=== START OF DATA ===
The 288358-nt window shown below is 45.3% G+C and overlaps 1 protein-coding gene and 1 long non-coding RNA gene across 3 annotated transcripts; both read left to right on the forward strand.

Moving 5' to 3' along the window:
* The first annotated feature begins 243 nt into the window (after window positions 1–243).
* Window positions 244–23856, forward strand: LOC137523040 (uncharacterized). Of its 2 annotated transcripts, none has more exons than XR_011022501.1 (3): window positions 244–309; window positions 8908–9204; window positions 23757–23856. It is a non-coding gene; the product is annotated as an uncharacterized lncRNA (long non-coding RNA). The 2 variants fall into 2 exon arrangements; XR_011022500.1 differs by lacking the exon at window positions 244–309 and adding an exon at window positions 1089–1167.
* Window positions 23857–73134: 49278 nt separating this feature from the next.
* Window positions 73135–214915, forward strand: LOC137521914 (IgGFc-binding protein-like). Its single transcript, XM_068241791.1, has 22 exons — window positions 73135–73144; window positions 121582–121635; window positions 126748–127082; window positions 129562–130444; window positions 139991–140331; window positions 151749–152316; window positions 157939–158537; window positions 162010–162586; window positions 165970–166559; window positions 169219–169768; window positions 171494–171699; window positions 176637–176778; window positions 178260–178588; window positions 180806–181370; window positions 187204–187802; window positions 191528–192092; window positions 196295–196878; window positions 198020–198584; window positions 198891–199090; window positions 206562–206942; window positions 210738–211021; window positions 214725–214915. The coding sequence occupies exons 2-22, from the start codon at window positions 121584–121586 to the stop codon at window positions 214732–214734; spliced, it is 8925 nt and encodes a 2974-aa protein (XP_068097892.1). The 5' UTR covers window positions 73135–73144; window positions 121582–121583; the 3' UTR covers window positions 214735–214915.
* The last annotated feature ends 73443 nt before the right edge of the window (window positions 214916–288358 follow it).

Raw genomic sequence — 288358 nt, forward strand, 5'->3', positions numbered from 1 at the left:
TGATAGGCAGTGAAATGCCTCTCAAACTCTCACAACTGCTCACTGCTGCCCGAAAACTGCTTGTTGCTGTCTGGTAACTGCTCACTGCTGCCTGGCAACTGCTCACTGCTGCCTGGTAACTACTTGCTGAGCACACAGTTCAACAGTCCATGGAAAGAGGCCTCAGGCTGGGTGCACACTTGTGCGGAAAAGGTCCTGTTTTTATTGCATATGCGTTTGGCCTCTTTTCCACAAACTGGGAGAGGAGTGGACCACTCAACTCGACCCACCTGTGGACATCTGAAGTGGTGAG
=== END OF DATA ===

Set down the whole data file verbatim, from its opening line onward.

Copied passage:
The 288358-nt window shown below is 45.3% G+C and overlaps 1 protein-coding gene and 1 long non-coding RNA gene across 3 annotated transcripts; both read left to right on the forward strand.

Moving 5' to 3' along the window:
* The first annotated feature begins 243 nt into the window (after window positions 1–243).
* Window positions 244–23856, forward strand: LOC137523040 (uncharacterized). Of its 2 annotated transcripts, none has more exons than XR_011022501.1 (3): window positions 244–309; window positions 8908–9204; window positions 23757–23856. It is a non-coding gene; the product is annotated as an uncharacterized lncRNA (long non-coding RNA). The 2 variants fall into 2 exon arrangements; XR_011022500.1 differs by lacking the exon at window positions 244–309 and adding an exon at window positions 1089–1167.
* Window positions 23857–73134: 49278 nt separating this feature from the next.
* Window positions 73135–214915, forward strand: LOC137521914 (IgGFc-binding protein-like). Its single transcript, XM_068241791.1, has 22 exons — window positions 73135–73144; window positions 121582–121635; window positions 126748–127082; window positions 129562–130444; window positions 139991–140331; window positions 151749–152316; window positions 157939–158537; window positions 162010–162586; window positions 165970–166559; window positions 169219–169768; window positions 171494–171699; window positions 176637–176778; window positions 178260–178588; window positions 180806–181370; window positions 187204–187802; window positions 191528–192092; window positions 196295–196878; window positions 198020–198584; window positions 198891–199090; window positions 206562–206942; window positions 210738–211021; window positions 214725–214915. The coding sequence occupies exons 2-22, from the start codon at window positions 121584–121586 to the stop codon at window positions 214732–214734; spliced, it is 8925 nt and encodes a 2974-aa protein (XP_068097892.1). The 5' UTR covers window positions 73135–73144; window positions 121582–121583; the 3' UTR covers window positions 214735–214915.
* The last annotated feature ends 73443 nt before the right edge of the window (window positions 214916–288358 follow it).

Raw genomic sequence — 288358 nt, forward strand, 5'->3', positions numbered from 1 at the left:
TGATAGGCAGTGAAATGCCTCTCAAACTCTCACAACTGCTCACTGCTGCCCGAAAACTGCTTGTTGCTGTCTGGTAACTGCTCACTGCTGCCTGGCAACTGCTCACTGCTGCCTGGTAACTACTTGCTGAGCACACAGTTCAACAGTCCATGGAAAGAGGCCTCAGGCTGGGTGCACACTTGTGCGGAAAAGGTCCTGTTTTTATTGCATATGCGTTTGGCCTCTTTTCCACAAACTGGGAGAGGAGTGGACCACTCAACTCGACCCACCTGTGGACATCTGAAGTGGTGAG